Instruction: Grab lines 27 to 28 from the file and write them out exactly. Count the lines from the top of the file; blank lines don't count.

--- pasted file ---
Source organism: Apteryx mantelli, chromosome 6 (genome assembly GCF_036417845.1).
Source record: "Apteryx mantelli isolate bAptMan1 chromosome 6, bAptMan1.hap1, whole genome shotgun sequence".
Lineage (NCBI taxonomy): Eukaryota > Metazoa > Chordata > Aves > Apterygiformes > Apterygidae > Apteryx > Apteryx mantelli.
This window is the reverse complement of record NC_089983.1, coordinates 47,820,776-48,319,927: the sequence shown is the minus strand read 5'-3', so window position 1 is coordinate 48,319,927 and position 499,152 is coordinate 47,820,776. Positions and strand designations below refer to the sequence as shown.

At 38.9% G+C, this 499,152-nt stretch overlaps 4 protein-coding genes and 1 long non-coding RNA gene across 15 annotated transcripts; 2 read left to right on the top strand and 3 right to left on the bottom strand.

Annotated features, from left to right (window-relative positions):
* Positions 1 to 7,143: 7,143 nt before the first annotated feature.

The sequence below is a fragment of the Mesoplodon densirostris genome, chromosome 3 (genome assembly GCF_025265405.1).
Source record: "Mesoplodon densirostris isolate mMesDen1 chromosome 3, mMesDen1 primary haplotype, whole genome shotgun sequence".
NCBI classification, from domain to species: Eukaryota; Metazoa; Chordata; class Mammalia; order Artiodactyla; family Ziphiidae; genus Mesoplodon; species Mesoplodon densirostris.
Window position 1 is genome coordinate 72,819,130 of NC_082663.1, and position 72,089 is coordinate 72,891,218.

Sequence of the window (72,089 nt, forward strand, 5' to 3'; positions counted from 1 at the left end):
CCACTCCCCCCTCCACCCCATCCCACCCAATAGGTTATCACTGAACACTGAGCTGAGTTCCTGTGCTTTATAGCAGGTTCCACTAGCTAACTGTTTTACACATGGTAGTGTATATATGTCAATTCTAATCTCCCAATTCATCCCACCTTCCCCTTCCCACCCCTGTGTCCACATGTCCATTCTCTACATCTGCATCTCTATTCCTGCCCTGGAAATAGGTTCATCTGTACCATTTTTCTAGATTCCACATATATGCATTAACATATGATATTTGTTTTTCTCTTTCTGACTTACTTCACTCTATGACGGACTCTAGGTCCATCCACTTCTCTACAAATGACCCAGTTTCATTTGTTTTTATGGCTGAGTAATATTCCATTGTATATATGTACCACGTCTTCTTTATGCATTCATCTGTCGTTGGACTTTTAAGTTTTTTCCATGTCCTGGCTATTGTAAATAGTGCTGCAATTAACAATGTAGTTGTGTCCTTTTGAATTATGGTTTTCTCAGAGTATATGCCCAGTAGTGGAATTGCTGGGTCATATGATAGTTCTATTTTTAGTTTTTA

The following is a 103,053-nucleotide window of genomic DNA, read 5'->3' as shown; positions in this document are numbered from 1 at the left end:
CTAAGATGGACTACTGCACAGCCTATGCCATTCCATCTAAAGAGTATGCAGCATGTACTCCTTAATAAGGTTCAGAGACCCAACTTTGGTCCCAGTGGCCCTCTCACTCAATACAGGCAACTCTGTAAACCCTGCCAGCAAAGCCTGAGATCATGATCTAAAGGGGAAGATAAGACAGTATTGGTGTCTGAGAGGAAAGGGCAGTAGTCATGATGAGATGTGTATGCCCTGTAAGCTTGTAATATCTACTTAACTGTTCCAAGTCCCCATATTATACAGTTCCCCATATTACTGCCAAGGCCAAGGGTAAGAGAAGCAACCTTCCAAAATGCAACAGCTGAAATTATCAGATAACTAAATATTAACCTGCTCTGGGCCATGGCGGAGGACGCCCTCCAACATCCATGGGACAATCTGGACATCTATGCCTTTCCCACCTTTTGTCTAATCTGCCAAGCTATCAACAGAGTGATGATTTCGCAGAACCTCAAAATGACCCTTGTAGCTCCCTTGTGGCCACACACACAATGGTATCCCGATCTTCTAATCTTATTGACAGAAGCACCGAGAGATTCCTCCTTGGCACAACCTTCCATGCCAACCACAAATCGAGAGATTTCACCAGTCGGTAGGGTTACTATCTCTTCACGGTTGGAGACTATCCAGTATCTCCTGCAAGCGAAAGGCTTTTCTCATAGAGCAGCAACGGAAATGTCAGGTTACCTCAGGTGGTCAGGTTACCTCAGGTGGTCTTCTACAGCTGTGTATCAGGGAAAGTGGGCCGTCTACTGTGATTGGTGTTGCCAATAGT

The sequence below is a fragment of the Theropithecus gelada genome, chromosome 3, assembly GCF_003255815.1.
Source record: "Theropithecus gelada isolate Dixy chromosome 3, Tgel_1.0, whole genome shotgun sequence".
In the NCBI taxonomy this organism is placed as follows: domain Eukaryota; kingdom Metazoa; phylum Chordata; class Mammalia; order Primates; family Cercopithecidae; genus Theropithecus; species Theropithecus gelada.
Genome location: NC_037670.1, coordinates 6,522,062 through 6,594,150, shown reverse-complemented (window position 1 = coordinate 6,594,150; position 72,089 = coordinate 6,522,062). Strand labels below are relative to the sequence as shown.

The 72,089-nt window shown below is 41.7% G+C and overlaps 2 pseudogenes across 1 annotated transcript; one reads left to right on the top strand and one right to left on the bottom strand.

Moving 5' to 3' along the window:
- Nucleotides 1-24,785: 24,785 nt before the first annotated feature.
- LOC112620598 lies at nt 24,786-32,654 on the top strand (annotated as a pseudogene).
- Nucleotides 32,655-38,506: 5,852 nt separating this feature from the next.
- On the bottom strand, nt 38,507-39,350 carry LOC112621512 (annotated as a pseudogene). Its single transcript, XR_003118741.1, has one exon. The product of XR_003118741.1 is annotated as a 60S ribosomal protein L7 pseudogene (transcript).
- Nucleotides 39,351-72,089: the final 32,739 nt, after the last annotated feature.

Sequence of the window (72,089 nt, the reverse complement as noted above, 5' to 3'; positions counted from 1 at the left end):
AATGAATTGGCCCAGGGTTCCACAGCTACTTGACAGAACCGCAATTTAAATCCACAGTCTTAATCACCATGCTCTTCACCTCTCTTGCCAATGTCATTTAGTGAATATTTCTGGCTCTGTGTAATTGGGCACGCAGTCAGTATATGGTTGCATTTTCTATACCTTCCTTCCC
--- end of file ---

Sequence of the window (72,089 nt, the reverse complement as noted above, 5' to 3'; positions counted from 1 at the left end):
AATGAATTGGCCCAGGGTTCCACAGCTACTTGACAGAACCGCAATTTAAATCCACAGTCTTAATCACCATGCTCTTCACCTCTCTTGCCAATGTCATTTAGTGAATATTTCTGGCTCTGTGTAATTGGGCACGCAGTCAGTATATGGTTGCATTTTCTATACCTTCCTTCCC